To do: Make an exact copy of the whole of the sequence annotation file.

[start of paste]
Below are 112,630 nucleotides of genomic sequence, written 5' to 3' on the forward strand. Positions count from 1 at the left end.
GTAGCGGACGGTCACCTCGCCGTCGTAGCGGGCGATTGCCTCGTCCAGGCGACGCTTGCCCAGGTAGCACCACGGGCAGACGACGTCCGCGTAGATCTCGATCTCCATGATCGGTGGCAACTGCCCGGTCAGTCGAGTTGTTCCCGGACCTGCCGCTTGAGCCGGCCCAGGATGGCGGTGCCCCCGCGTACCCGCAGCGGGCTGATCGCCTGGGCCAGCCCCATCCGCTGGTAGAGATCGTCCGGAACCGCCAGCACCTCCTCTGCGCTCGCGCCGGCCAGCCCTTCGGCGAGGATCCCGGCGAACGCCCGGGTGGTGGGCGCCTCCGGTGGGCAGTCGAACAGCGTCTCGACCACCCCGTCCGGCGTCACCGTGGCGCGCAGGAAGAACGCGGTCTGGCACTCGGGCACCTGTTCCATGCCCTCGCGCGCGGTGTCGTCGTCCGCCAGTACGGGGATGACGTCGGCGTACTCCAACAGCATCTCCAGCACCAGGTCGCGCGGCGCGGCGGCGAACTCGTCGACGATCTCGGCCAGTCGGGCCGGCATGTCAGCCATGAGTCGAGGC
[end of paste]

Below are 112,630 nucleotides of genomic sequence, written 5' to 3' on the forward strand. Positions count from 1 at the left end.
GTAGCGGACGGTCACCTCGCCGTCGTAGCGGGCGATTGCCTCGTCCAGGCGACGCTTGCCCAGGTAGCACCACGGGCAGACGACGTCCGCGTAGATCTCGATCTCCATGATCGGTGGCAACTGCCCGGTCAGTCGAGTTGTTCCCGGACCTGCCGCTTGAGCCGGCCCAGGATGGCGGTGCCCCCGCGTACCCGCAGCGGGCTGATCGCCTGGGCCAGCCCCATCCGCTGGTAGAGATCGTCCGGAACCGCCAGCACCTCCTCTGCGCTCGCGCCGGCCAGCCCTTCGGCGAGGATCCCGGCGAACGCCCGGGTGGTGGGCGCCTCCGGTGGGCAGTCGAACAGCGTCTCGACCACCCCGTCCGGCGTCACCGTGGCGCGCAGGAAGAACGCGGTCTGGCACTCGGGCACCTGTTCCATGCCCTCGCGCGCGGTGTCGTCGTCCGCCAGTACGGGGATGACGTCGGCGTACTCCAACAGCATCTCCAGCACCAGGTCGCGCGGCGCGGCGGCGAACTCGTCGACGATCTCGGCCAGTCGGGCCGGCATGTCAGCCATGAGTCGAGGC